New York City is world-renowned for a good many things, not least of which is its skyline. From the Empire State Building to the Chrysler Building to the sheer density of buildings and skyscrapers, NYC views have impressed people the world over for literal ages. In honor of National Skyscraper Day, we thought we’d celebrate by taking a look at some of the newer skyscrapers. These buildings are just as tall—or taller—and just as interesting as some of the iconic favorites, and they’re reshaping the skyline in ways just as impressive.
One Vanderbilt will be the most spectacular new skyscraper on the scene, and quite possibly the most riveting building in the city. Across the street from Grand Central Terminal, the office tower is set to be completed by the end of 2020 and is expected to rise a staggering 1,401 feet. Not only will it be one of New York’s tallest buildings, but also one of its greenest and healthiest. One Vanderbilt was designed with the highest LEED (Leadership in Energy and Environmental Design) and WELL certifications, meaning that not only is the building made to be environmentally sound, but also that everything in and about the building was designed to enhance the comfort, health, and well being of its occupants. This is an office building that was built with the employee in mind. The idea is that not only will it be spectacular to look at from the outside, but—more importantly—the experience from the inside will be pleasant and health-inducing. With column-free floorplates, floor-to-ceiling windows, and 360-degree views, every office is a corner office, every employee elevated. Like both the Empire State and the Chrysler Buildings, One Vanderbilt will rise to a single, delicate point in the sky. The design is bold and at the same time simple. The drawings for the design took three years to complete, and the building is an amalgamation of everything architects at Kohn Pedersen Fox Associates have ever designed. When finished, One Vanderbilt, at the center of the most famous transit hub in the world (Grand Central Station) will be the most modern and technologically advanced building in the city—as well as its greenest.
30 Hudson Yards
At the center of the “largest private real estate development in the history of the United States” is 30 Hudson Yards. This shingled-glass, triangular-roofed skyscraper rises 1,296 feet in the air, making it the third tallest office building in New York. Designed by Kohn Pedersen Fox, the building tapers as it ascends, providing the most efficient floor plates, column-free office space, and floor-to-ceiling windows. Perhaps its most staggering hallmark, towering 1000 feet in the air, is the tallest outdoor observation deck in the Western Hemisphere. Dubbed “The Deck,” this extraordinary feature is a partial glass floor cut in a triangular shape which extends 65 feet out from the building. From this vantage point, one can look down from the 100th floor and actually take in the neighborhood 1000 feet below. The Deck is surrounded by a nine-foot wall of boldly angled glass, which the truly brave can lean out onto for adventurous gazing at Manhattan below. The building’s lobby is graced with artwork by Spanish artist Jaume Plensa. Eleven stainless steel spheres hang from the ceiling, representing global unity and cultural diversity. From the ground floor to the colossal “Deck,” 30 Hudson Yards holds its own as a skyscraper of the new NYC skyline.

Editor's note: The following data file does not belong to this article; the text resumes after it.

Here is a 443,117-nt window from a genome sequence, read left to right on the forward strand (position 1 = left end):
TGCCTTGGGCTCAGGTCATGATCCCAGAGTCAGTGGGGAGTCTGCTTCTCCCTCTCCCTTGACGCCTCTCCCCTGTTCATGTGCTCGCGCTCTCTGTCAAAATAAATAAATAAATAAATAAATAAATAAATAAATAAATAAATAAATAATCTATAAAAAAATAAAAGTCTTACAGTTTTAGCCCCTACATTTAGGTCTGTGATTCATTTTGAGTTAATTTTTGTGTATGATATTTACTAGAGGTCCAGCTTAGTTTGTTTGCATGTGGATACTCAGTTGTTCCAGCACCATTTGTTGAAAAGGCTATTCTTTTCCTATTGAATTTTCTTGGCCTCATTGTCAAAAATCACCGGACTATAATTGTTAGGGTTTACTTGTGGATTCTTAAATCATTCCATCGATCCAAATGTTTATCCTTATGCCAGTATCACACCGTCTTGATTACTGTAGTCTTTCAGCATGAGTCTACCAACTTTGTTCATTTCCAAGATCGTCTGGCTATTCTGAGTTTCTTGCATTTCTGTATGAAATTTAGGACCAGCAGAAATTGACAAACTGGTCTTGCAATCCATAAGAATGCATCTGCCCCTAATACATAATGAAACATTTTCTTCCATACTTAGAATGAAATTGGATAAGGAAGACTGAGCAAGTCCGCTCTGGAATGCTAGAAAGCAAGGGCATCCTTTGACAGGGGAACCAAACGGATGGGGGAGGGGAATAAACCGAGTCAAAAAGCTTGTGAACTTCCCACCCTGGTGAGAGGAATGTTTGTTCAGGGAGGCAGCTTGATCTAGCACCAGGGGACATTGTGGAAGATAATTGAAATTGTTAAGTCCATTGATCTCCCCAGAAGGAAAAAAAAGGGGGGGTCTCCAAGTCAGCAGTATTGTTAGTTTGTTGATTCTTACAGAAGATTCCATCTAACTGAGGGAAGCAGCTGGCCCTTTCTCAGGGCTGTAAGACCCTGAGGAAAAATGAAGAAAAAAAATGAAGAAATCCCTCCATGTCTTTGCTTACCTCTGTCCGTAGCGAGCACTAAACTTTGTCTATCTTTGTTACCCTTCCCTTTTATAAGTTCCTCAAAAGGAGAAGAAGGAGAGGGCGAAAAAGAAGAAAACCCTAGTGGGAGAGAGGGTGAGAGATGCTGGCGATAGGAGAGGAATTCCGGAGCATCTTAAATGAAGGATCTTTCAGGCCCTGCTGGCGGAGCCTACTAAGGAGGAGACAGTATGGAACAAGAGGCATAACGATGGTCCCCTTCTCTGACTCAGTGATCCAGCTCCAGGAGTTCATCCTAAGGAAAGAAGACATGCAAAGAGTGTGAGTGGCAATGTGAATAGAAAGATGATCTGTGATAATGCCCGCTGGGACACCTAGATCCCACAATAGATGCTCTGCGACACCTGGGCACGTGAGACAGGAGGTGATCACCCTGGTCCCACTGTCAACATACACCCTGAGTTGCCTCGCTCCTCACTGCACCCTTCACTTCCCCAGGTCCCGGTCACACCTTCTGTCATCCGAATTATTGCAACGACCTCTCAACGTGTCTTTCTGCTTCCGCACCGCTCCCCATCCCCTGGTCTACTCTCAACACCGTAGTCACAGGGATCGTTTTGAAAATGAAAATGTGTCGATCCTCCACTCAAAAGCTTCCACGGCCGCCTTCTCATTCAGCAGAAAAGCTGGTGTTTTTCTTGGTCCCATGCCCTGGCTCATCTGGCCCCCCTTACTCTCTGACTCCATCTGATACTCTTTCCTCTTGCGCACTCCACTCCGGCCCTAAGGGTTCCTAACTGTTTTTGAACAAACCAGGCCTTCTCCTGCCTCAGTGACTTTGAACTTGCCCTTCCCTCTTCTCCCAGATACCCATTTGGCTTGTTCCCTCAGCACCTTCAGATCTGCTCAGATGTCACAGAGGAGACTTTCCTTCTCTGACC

685 First Avenue
While a very tall skyscraper is always a spectacular sight, height isn’t the only quality that makes a building stand out. The peculiarity of the Flatiron Building, the grace and movement of the Guggenheim Museum, the inherent symbolism in the Oculus—each unique and particular quality of a structure is what makes it noteworthy, spectacular. For 685 First Avenue, that quality is its timelessness. Draped in black glass, the 42-story residential tower rises along the East River in Midtown Manhattan. The building is minimalist, transparent, and has a lightness about it. At the same time, there is order and structure, with metal panel elements jutting out of the sheer glass as balconies, canopies, and corners. One remarkable feature is an architectural cut-out at the 27th and 28th floors, visible from across the East River. The interior palate is a serene white, contrasting the exterior black glass, and residences feature floor-to-ceiling windows for expansive views of the city and river. The first all-black glass building in the city, 685 First Avenue sits in a prominent location along the East River, simultaneously standing out and yet still fitting into its surroundings. It’s classic, timeless, and quintessential New York.